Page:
Angry constituents, reluctant politicians result in stormwater fees all over the map
Under new Maryland law, some counties charge nothing while others want hefty fees.
Maryland’s 10 largest jurisdictions showed their independent stripes when choosing how to comply with the state’s new stormwater law.
The law, officially known as HB 987 but dubbed the “rain tax” by opponents, was passed in 2012. It required Baltimore City and the state’s nine largest counties to implement a stormwater utility fee by this July.
Some counties, like Howard and Charles, quietly determined how to set a fee for their different housing stocks, including apartments, townhouses and large single-family homes. Other counties, like Harford, initially considered legal action but instead decided to comply. Baltimore City and county wrestled with the demands of faith-based institutions to exempt them — the city, in particular, is home to many large churches, charities and The Associated, a collection of Jewish agencies — but ultimately assessed a fee.
In Anne Arundel, a new county executive vetoed the fee, only to see her veto overridden and the council return to the drawing board to craft a lower fee.
Prince George’s County was the last among the jurisdictions to announce its fee. But clean water advocates praised the suburban Washington jurisdiction for its communication efforts. The county clearly articulated why the fee was needed, and it is providing funding for residents who want to put in rain barrels that will qualify for reductions in the fee.
“They’ve actually thought about it in a pretty clever way,” said Brent Bolin, clean water coalition director for the Maryland League of Conservation Voters.
Bolin could not say the same about Frederick or Carroll counties. Frederick decided to charge its residents just a penny, a protest of what the county government considered an overreach into local politics by the General Assembly. Carroll elected to charge no fee at all. Its leaders said residents were already footing the bill for stormwater upgrades through general fund taxes.
“What we’ve told the state is that we’re already in compliance with the law. We’ve already been spending millions of dollars on remediation. More than $20 million, and that’s well-documented,” said Haven Shoemaker, a Carroll County commissioner. “Since we’re already doing it out of our general revenues, there’s no need to tax our residents any further.”
It’s unclear if the state will take any action against Carroll or Frederick. The Maryland Department of the Environment has written letters to each of the jurisdictions, asking them to provide copies of all the ordinances they’ve approved. The Maryland Attorney General’s office will review those plans once they’re received, said its spokesman, Alan Brody.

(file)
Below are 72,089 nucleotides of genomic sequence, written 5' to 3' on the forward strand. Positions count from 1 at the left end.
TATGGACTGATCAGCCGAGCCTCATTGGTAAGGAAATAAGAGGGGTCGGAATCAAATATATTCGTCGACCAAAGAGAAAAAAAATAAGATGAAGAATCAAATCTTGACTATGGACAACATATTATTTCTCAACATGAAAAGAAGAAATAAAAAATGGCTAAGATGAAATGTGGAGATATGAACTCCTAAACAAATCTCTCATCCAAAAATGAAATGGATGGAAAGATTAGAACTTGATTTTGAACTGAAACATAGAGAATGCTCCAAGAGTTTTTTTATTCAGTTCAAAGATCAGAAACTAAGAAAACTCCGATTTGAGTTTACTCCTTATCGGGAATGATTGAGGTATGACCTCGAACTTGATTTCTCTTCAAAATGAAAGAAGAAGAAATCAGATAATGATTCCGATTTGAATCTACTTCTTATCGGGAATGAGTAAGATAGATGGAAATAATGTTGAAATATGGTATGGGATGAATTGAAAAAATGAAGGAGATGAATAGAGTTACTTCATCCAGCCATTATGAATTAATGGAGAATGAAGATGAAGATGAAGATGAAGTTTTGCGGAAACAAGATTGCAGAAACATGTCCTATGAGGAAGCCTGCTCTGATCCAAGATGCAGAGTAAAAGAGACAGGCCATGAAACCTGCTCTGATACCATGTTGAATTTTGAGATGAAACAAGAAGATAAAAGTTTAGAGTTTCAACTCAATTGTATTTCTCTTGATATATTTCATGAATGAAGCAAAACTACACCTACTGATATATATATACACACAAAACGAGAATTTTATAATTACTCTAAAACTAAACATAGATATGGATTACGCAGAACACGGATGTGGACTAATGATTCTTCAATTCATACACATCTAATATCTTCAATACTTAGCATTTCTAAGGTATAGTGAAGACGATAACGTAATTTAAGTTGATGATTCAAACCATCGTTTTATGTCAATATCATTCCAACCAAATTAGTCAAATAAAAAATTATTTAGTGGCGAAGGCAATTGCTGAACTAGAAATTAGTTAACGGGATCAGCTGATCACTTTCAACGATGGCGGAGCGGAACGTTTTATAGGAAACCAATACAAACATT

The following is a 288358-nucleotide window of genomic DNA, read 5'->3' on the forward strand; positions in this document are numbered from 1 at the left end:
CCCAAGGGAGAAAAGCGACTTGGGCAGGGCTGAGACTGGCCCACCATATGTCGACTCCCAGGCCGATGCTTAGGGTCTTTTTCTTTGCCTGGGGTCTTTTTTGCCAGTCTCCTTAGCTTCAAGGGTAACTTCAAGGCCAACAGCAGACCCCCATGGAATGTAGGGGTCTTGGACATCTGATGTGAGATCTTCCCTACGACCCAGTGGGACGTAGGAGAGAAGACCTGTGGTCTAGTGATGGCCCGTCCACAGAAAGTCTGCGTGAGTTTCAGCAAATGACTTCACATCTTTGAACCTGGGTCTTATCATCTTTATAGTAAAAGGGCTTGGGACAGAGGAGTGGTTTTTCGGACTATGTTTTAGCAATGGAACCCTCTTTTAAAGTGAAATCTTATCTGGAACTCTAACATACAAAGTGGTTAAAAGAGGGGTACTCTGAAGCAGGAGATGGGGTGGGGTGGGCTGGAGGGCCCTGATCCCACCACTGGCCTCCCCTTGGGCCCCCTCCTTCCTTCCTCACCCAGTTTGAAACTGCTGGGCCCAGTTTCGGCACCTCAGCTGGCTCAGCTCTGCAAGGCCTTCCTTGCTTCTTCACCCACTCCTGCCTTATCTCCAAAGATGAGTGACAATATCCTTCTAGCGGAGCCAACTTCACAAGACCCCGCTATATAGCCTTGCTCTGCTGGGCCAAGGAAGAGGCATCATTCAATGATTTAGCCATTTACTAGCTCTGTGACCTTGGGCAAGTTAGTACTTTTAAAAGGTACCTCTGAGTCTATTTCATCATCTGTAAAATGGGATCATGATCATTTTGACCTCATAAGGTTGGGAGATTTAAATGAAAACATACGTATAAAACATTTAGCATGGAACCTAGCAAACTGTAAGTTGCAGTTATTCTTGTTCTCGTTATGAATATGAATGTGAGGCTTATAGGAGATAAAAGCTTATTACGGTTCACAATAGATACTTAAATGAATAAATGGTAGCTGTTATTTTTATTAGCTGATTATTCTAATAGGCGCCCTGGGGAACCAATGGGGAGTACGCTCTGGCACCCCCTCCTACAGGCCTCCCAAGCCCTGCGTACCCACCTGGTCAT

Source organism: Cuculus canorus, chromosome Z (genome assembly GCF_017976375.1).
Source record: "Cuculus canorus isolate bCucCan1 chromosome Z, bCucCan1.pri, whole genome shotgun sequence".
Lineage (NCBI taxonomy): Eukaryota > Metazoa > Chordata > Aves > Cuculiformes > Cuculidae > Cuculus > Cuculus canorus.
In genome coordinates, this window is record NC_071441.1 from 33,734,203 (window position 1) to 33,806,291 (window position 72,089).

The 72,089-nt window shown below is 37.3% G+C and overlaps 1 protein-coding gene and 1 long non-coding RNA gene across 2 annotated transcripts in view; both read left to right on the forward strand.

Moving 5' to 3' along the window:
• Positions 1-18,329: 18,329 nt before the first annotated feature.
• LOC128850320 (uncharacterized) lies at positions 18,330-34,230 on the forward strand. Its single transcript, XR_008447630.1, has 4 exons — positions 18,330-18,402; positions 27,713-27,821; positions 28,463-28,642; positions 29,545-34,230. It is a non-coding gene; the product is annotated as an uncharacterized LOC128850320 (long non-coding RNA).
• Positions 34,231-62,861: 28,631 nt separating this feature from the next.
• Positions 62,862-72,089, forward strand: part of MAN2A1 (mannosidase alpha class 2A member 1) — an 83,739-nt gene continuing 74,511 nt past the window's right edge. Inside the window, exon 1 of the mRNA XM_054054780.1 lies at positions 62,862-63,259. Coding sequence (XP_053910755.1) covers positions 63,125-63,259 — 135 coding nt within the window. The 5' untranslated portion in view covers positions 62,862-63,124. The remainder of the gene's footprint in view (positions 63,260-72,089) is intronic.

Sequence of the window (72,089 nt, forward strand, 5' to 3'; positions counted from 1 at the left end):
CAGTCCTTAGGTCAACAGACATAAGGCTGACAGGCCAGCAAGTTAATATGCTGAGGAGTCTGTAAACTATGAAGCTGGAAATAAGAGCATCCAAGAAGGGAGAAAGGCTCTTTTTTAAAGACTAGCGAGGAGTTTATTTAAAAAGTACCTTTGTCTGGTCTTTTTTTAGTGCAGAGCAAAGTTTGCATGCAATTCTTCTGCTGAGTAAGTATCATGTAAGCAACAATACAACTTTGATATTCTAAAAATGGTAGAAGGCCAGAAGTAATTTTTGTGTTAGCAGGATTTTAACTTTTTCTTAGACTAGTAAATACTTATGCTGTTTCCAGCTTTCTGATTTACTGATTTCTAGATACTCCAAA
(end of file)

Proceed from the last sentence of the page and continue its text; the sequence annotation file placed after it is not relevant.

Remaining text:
“We’re still in the information-gathering stage,” Brody said. “Upon submission of each county’s plans, they will be reviewed. If there are any questions, we’ll work to resolve them collaboratively.”
Blue Water Baltimore Executive Director Halle Van Der Gaag said the process of setting up the ordinances has been difficult because the MDE has yet to issue the stormwater permits, and the jurisdictions don’t know exactly what they will require. Originally, she said, clean water advocates had wanted a flat rate for all taxpayers. But legislators argued the burden should fall to the biggest jurisdictions, and those jurisdictions wanted the flexibility to decide what to charge.
“We’ve all kind of realized that it should have been approached differently,” Van Der Gaag said. “But we were trying to be pragmatic with the counties, and they were trying to be pragmatic with their constituents.”
As a result, the owner of a four-bedroom brick house in Baltimore County has to pay about $40. That same house in Frederick has to pay a penny. In Washington or Garrett Counties, the owner of that house is not obligated by law to pay anything.
The stormwater debate was among the ugliest in recent memory. Fox News Channel picked up the “rain tax” rhetoric and excoriated Maryland. Clean water advocates countered that the measure was not a tax, that it was a fee to pay for the damage caused by impervious surface, and not rain, but refocusing the public’s attention on the fee’s reason for being proved difficult.
“This triggered more of an outcry than anything I’ve seen in the years I’ve been in politics,” said Shoemaker, former mayor of Hampstead, in Carroll County.
Van Der Gaag suspects the outcry isn’t over. Prince George’s residents were to have received their bills in August, and Baltimore City will be mailing its bills in September.
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